restricted access "This Firm of Men-Killers": Jack London and the Business of Terrorism
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“This Firm of Men-Killers”:
Jack London and the Business of Terrorism

“Terrorist Bomb Slays Sergius: Czar’s Uncle Blown to Pieces in Moscow”

New York Times, 18 February 1905

“Ex-Governor Killed by Dynamite Bomb: Frank Steunenberg of Idaho Victim of an Assassin”

New York Times, 31 December 1905

“Kennedy is Killed by Sniper as He Rides in Car in Dallas”

New York Times, 23 November 1963

If we consider terrorism to be public, symbolic, and political violence that is directed against a victim in order to produce fear and [End Page 905] coerce a third party, the chronologically and geographically disparate episodes of twentieth-century violence recorded in these three headlines could be considered terrorist attacks against, respectively, the governments of Russia, Idaho, and the United States. 1 Yet the events behind these headlines also exemplify the fluidity between—and the difficulty of separating—instances of terrorism directed against a state from violence that is specifically authorized by a state or government. For the state’s actions in these episodes also look very much like the acts of terrorists. Idaho’s officials, for instance, responded to the Steunenberg assassination by illegally kidnapping and detaining for more than a year three leaders of the militant Western Federation of Miners (WFM), including the era’s most famous labor radical, William “Big Bill” Haywood. Considered undesirable citizens because of their radical opinions, Haywood and his cohorts were covertly abducted and imprisoned despite being uninvolved with the Steunenberg assassination, suggesting, as had the trial of the Chicago Haymarket anarchists twenty years earlier, that any American citizen caught holding the wrong opinions could be judged responsible for criminal offenses he or she never committed. 2 Moreover, the Russian revolutionaries’ assaults in their abortive 1905 revolution were a response to decades of repression and assassinations by the state. And contemporary conspiracy theories that explain Kennedy’s murder by pointing a finger at agencies such as the shadowy Central Intelligence Agency (CIA) imagine the government itself explicitly as a terrorist organization whose operatives covertly carry out political assassinations.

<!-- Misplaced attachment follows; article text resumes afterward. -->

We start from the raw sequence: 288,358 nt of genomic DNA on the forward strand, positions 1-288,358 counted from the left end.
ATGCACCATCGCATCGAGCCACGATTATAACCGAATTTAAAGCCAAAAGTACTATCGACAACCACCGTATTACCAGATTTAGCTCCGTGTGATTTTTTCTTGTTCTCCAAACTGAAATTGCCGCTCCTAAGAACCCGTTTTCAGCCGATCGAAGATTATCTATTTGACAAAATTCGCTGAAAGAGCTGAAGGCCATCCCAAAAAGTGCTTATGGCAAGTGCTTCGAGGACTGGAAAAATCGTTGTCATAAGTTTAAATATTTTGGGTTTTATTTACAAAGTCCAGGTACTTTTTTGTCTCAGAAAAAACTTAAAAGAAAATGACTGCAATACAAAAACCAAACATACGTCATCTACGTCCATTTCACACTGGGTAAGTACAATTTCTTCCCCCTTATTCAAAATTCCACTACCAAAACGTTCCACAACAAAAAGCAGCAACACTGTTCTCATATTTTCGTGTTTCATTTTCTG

These examples of political violence concisely evoke a cluster of issues—including the murky relationship between state and anti-state terror and the “inescapable complicity between fact and fiction in terrorism discourse” (Zulaika and Douglass 4)—that will be my central concerns in this essay. Yet more importantly, these events are curiously and intriguingly linked by the figure of Progressive-Era American novelist Jack London. The Russian revolutionaries’ tactics played a decisive role in London’s intellectual and philosophical development, convincing him that terrorism was sometimes a legitimate tactic in the class struggle (Johnston 120). London in 1906 also responded to the kidnapping of Haywood with an outraged article condemning the state’s patently illegal response to an illegal murder. And in 1910, London wrote approximately 120 pages of a novel titled The Assassination Bureau, Ltd., in which [End Page 906] he imagined an elite and clandestine firm of terrorists systematically righting America’s wrongs by killing those “criminals” whom the law protects, such as unscrupulous capitalists, crooked cops, and corrupt judges. London, however, threw his hands up in despair at his inability to imagine a satisfactory ending and left the manuscript languishing among his unpublished papers when he died in 1916. The subsequent publishing history of The Assassination Bureau is one of those historical coincidences that, to the paranoid, can look like conspiratorial truth. The novel was not published until 1963, only a few months before President Kennedy was assassinated. 3 As Donald Pease has argued, the text’s premise of a “shadow government of unelected officials” secretly controlling society “lent a weird aura of credibility to the manifold conspiracy theories that surfaced in the wake of that national tragedy” (viii).

But if Jack London provides an unexpected link between terrorist attacks in 1905 and Kennedy’s 1963 assassination, this is due to more than just the long delay and bizarre timing of The Assassination Bureau’s publication. The key element is London’s sustained interest in terrorists as both a literary and cultural subject throughout his most productive and successful decade, 1900 to 1910. London’s critics, however, have traditionally focused...